To be honest, no. I remember my mother driving me to my first day of university and looking at the turnoff sign for the Macquarie University and thinking to myself ‘I’m going to own a fashion PR agency’. I always knew what I wanted to do and was always extremely focussed and determined to achieve my goal. It wasn’t until I met Lotte that my focus was deterred, and the idea of what I thought I wanted, who I thought I was, how I valued myself and my work completed exploded in my face. For the first time my value and worth didn’t come through my work. It came from within. I stripped myself down to nothing and rebuilt myself in the most genuine and soulful way that I could. I think I’m still building, and hope to always be. Worn came about during this process which is why it’s a brand that rests so strongly on it’s ethical and sustainable design and manufacturing integrity.
Lotte, you also changed from a creative role to bring Worn to life. What advice do you have for those considering a career change?
Luck rewards the brave.
Everything good that I have experienced in my life has come when I have taken a risk, or been outside of my comfort zone. Being brave enough to open yourself up to new experiences, to teachings, to unknown successes and failures attracts universal support and guidance. To anyone out there too scared to make the change, to take the risk, do it! I promise it will be the best life experience you will ever have.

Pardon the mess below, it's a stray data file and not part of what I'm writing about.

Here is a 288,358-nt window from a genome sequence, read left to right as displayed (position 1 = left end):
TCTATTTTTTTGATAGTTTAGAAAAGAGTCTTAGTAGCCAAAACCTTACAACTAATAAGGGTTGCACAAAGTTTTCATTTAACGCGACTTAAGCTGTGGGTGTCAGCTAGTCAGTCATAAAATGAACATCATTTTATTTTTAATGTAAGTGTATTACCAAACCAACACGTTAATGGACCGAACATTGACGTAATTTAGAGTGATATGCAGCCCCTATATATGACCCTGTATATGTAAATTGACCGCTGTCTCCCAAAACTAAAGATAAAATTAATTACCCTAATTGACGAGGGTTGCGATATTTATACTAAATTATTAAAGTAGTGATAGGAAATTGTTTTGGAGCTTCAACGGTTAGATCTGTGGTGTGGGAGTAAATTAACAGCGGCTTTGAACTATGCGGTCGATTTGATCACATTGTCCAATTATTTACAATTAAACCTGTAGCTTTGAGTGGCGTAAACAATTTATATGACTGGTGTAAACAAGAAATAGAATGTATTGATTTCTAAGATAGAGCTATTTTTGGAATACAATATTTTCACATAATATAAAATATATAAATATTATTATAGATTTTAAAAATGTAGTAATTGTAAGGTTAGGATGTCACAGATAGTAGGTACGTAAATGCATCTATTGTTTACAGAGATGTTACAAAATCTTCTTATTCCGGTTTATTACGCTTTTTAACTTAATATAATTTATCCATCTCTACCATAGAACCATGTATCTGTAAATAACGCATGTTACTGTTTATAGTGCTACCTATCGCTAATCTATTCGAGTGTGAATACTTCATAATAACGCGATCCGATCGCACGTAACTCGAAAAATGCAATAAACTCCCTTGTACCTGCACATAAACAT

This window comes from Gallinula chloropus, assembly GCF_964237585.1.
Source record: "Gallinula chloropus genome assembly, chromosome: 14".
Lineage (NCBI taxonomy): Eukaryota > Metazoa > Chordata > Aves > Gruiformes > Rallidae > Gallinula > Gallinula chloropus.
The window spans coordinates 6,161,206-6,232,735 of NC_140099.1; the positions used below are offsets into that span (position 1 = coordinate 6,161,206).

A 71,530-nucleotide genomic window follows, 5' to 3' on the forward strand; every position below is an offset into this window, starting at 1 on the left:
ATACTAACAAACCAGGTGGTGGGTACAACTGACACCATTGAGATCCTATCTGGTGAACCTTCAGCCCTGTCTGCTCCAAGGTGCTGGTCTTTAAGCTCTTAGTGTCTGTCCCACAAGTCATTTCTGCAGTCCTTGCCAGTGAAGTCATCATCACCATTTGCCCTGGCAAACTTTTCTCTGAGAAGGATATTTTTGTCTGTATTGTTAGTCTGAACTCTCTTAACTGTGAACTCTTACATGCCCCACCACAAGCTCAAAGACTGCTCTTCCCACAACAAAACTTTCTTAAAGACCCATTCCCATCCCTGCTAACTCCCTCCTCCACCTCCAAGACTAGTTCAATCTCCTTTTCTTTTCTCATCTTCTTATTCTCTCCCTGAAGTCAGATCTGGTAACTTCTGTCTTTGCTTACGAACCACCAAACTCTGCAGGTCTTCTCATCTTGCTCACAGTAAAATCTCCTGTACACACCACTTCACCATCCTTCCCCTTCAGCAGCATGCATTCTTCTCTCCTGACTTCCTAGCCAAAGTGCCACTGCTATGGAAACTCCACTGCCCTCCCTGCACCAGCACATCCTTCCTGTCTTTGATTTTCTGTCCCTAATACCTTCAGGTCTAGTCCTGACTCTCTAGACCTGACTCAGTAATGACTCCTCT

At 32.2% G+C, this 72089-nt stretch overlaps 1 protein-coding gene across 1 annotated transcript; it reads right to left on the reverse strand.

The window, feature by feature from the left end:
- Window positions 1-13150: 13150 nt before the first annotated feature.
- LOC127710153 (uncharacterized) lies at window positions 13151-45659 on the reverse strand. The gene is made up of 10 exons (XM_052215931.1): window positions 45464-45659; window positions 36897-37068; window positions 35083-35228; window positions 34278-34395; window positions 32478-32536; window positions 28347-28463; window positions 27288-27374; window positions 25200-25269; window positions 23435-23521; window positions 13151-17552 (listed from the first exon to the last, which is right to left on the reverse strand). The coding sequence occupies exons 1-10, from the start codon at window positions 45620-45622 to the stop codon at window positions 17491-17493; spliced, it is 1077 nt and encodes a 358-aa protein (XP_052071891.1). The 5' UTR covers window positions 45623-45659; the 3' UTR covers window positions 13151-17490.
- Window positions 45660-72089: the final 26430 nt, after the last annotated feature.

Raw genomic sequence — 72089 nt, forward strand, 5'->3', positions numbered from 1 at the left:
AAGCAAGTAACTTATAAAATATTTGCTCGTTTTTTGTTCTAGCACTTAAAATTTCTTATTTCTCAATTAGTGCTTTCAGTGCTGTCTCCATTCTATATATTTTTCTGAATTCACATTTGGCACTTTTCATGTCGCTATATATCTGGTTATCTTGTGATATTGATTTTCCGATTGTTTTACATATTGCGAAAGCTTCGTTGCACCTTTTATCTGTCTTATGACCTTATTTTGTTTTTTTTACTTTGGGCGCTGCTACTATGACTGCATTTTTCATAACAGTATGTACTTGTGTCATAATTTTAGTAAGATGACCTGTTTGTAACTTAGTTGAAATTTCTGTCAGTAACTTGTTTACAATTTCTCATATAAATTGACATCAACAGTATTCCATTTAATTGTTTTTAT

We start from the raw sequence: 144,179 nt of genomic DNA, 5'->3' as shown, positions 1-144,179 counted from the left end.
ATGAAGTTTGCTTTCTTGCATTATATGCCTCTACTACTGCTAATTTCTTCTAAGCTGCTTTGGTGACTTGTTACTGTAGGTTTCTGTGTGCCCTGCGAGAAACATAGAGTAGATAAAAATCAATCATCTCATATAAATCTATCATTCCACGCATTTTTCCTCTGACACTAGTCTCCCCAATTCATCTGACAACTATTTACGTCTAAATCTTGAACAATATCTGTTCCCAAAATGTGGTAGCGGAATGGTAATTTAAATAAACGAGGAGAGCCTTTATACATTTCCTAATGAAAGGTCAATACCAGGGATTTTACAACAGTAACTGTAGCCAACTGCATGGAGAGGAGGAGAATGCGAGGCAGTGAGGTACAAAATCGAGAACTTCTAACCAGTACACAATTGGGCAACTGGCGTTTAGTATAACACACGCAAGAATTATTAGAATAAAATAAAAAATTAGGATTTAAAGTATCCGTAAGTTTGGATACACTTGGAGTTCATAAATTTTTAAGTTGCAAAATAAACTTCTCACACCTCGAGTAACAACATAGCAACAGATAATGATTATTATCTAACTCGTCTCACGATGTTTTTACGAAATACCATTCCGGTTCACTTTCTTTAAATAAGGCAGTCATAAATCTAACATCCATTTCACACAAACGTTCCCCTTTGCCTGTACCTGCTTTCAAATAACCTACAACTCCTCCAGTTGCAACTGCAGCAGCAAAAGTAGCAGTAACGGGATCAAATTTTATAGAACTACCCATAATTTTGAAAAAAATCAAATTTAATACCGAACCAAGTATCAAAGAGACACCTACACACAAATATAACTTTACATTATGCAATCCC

As business owners and mothers, what does the ‘balance’ look like for you both? Is there such a thing?
Balance is a constantly changing and evolving concept. It depends firstly, on Ophelia’s needs, then our own, then that of the business, in that order. We co-parent and for the first year of Ophelia’s life Lotte was more involved in the running of Worn, and now we have swapped and I am working four days and Lotte is at home with Opi four days a week. We share every responsibility at the home regardless of who has to leave for work. We are open about our needs as parents, partners and individuals and I think that open communication means we are both able to get as much as we need from the home and work environment.
Saying that, the business always needs ‘more’ than the hours we dedicate in the office, so a lot of ‘business development’ and problem solving occurs over the kitchen table, in the car, in bed at the end of the day. Sometimes, like last week for example, Opi was having an off week and just really needed me around, so I didn’t work last week. I didn’t work because her needs are number one and to be honest, work can always wait regardless of what it is and who you are, especially when it comes to family. Yes this week my workload might be double, but I’m a parent so I suppose that’s all part of the package.
Inside of our home we’re conscious of making sure each other has some ‘me time’ every week. It’s vital to mental and emotional well-being and is encouraged and important. Lotte meditates daily and that also is a major part of maintaining inner balance for her.